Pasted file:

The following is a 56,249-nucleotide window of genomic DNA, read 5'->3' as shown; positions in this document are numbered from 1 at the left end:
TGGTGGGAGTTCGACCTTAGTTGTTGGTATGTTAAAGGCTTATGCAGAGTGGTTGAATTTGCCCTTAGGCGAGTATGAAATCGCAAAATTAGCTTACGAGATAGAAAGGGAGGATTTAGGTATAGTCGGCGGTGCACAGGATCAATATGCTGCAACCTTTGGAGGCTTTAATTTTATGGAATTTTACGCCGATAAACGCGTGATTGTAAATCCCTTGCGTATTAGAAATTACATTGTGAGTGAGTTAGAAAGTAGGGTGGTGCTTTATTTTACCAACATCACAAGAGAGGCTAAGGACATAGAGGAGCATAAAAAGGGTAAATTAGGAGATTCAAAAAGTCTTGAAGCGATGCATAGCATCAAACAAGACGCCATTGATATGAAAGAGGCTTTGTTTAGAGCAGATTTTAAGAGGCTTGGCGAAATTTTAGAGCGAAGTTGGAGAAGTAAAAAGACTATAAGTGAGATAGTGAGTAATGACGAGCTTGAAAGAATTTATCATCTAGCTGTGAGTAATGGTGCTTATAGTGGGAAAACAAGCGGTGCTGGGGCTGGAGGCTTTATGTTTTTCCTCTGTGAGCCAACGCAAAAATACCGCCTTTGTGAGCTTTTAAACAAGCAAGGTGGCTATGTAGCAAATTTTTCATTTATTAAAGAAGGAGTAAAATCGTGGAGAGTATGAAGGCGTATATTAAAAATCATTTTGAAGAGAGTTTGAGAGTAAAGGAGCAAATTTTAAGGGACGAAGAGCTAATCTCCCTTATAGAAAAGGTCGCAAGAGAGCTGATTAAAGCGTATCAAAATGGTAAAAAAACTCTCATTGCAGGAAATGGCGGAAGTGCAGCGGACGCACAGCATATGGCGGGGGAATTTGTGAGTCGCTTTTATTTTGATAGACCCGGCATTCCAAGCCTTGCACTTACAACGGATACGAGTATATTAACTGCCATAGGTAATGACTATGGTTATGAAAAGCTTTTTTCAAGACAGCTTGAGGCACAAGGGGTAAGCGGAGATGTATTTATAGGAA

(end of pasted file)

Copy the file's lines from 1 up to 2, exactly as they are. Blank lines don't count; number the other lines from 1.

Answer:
The following is a 56,249-nucleotide window of genomic DNA, read 5'->3' as shown; positions in this document are numbered from 1 at the left end:
TGGTGGGAGTTCGACCTTAGTTGTTGGTATGTTAAAGGCTTATGCAGAGTGGTTGAATTTGCCCTTAGGCGAGTATGAAATCGCAAAATTAGCTTACGAGATAGAAAGGGAGGATTTAGGTATAGTCGGCGGTGCACAGGATCAATATGCTGCAACCTTTGGAGGCTTTAATTTTATGGAATTTTACGCCGATAAACGCGTGATTGTAAATCCCTTGCGTATTAGAAATTACATTGTGAGTGAGTTAGAAAGTAGGGTGGTGCTTTATTTTACCAACATCACAAGAGAGGCTAAGGACATAGAGGAGCATAAAAAGGGTAAATTAGGAGATTCAAAAAGTCTTGAAGCGATGCATAGCATCAAACAAGACGCCATTGATATGAAAGAGGCTTTGTTTAGAGCAGATTTTAAGAGGCTTGGCGAAATTTTAGAGCGAAGTTGGAGAAGTAAAAAGACTATAAGTGAGATAGTGAGTAATGACGAGCTTGAAAGAATTTATCATCTAGCTGTGAGTAATGGTGCTTATAGTGGGAAAACAAGCGGTGCTGGGGCTGGAGGCTTTATGTTTTTCCTCTGTGAGCCAACGCAAAAATACCGCCTTTGTGAGCTTTTAAACAAGCAAGGTGGCTATGTAGCAAATTTTTCATTTATTAAAGAAGGAGTAAAATCGTGGAGAGTATGAAGGCGTATATTAAAAATCATTTTGAAGAGAGTTTGAGAGTAAAGGAGCAAATTTTAAGGGACGAAGAGCTAATCTCCCTTATAGAAAAGGTCGCAAGAGAGCTGATTAAAGCGTATCAAAATGGTAAAAAAACTCTCATTGCAGGAAATGGCGGAAGTGCAGCGGACGCACAGCATATGGCGGGGGAATTTGTGAGTCGCTTTTATTTTGATAGACCCGGCATTCCAAGCCTTGCACTTACAACGGATACGAGTATATTAACTGCCATAGGTAATGACTATGGTTATGAAAAGCTTTTTTCAAGACAGCTTGAGGCACAAGGGGTAAGCGGAGATGTATTTATAGGAA